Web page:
With that dot in the middle of the lanky looking white phone, we see that the Nokia Lumia 920 trumps even the new Apple iPhone 5.
On Friday, we heard how Apple have learnt from Nokia that oversampling can produce better low light images. Now theirs is no where near that of the Nokia 808 PureView but tests have shown that low light is improved over previous generation of iPhone. The oversampling isn’t exactly the same as explained by a few people in the original thread. How do we know it’s activated? Apparently it automatically triggers in low light (something I thought 808 would do).
Anyway: now, in the most extreme low light tests, iPhone loses again to a Nokia, but this time a Nokia Lumia (PureView 2).
The image was RT’d by Damian Dinning, original tweet by Kristina Björknäs, a physicist at Nokia.
Here’s another quick image from photokina posted at NokConv.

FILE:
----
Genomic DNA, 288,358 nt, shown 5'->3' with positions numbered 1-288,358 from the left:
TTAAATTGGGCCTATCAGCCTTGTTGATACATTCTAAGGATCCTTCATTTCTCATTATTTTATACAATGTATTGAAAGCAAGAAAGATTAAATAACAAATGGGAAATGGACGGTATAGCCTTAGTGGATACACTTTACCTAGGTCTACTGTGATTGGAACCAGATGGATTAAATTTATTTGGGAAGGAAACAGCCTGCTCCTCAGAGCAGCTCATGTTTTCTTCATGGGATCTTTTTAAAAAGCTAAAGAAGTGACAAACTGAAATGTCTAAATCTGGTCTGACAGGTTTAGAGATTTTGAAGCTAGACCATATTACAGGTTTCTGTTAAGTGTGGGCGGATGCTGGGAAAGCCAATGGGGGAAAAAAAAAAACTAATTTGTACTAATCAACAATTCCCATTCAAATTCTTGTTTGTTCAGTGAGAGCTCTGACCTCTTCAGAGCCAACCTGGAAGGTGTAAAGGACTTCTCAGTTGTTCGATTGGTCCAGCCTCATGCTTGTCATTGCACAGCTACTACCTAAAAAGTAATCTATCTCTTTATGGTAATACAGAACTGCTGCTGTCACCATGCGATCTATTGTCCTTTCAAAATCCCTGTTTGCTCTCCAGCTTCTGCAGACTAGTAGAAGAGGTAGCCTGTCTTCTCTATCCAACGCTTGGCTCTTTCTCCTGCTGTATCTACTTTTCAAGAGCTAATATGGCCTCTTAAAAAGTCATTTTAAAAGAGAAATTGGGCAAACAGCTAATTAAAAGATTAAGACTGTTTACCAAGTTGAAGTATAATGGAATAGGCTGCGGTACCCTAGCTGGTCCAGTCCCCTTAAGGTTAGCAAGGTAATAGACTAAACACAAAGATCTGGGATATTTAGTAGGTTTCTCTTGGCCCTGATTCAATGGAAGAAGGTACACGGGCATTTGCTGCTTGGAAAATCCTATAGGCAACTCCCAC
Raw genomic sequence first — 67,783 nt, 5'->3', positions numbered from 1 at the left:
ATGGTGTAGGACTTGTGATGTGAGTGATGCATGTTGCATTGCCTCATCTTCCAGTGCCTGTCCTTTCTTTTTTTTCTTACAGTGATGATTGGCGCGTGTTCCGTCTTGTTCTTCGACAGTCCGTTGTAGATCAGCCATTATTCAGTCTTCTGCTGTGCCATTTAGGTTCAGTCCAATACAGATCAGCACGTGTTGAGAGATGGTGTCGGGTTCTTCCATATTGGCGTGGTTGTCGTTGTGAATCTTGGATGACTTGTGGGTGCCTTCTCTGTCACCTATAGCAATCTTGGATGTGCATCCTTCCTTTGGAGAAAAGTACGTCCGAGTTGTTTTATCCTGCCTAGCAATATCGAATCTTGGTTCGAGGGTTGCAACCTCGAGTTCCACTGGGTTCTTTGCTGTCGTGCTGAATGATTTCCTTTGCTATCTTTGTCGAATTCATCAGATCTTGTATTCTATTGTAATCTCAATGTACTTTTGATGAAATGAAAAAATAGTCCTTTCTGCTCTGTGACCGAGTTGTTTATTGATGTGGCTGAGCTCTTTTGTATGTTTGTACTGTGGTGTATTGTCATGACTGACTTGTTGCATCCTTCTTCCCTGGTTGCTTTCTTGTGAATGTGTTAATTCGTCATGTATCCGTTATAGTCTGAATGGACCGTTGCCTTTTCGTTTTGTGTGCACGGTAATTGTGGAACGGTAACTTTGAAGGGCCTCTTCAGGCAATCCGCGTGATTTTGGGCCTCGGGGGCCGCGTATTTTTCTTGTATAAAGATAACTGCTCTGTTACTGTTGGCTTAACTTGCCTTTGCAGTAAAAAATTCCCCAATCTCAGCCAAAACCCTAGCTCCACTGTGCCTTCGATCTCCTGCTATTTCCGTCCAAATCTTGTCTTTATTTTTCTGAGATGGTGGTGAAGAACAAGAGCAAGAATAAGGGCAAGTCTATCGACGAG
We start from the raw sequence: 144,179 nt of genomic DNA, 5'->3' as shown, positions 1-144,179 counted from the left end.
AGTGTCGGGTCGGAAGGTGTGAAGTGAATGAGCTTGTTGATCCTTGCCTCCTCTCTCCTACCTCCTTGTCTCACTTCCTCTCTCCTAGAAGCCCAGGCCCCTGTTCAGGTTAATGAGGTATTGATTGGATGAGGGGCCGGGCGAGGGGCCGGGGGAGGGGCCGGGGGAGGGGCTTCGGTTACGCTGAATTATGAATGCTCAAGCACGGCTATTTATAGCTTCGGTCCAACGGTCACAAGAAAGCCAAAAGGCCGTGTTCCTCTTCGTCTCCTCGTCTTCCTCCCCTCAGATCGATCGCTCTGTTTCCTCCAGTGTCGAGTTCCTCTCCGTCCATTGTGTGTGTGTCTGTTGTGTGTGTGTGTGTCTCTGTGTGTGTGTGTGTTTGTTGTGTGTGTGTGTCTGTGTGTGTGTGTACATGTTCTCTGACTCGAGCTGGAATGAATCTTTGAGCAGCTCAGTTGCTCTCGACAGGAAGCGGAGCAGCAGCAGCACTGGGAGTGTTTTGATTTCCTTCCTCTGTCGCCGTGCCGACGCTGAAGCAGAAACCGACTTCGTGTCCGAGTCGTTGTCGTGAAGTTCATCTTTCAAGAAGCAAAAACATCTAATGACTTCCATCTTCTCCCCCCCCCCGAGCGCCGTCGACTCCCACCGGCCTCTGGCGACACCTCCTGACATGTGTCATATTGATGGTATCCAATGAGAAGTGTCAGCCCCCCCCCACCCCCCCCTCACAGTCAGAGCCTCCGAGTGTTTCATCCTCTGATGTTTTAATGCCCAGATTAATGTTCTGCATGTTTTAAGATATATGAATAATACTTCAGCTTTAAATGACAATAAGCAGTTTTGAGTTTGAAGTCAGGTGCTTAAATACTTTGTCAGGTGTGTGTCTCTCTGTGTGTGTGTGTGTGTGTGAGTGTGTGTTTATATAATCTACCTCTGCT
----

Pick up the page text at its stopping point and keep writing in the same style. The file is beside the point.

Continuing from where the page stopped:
- Floating lens
With the Nokia Lumia 920 we solve the problem of photos in low light conditions with a rear illuminated sensor, a f/2.0 aperture, optical image stabilization and the latest version of our imaging software.
All these elements combine to capture at least five times more light than other smartphones in similar conditions. In particular, the algorithms we are using in the Nokia Lumia 920 are enhancing brightness, colours, sharpness and clarity in the same way they do on the Nokia 808 PureView.
This is not only relevant in low light conditions; photos that are taken indoors are also sharper. In daylight the Nokia Lumia 920 can take better pictures of fast moving objects, removing blur and imprecisions caused by handshaking. Last but not least, video capabilities are also dramatically improved.
Although the Nokia Lumia 920 performs extremely well in low light conditions, you might sometimes want to use flash to create special effects. To our knowledge, the built in flash on the Nokia Lumia 920 is the brightest LED flash in the market, which also delivers better colours and a shorter flash pulse for best results.
Cheers James for the tip!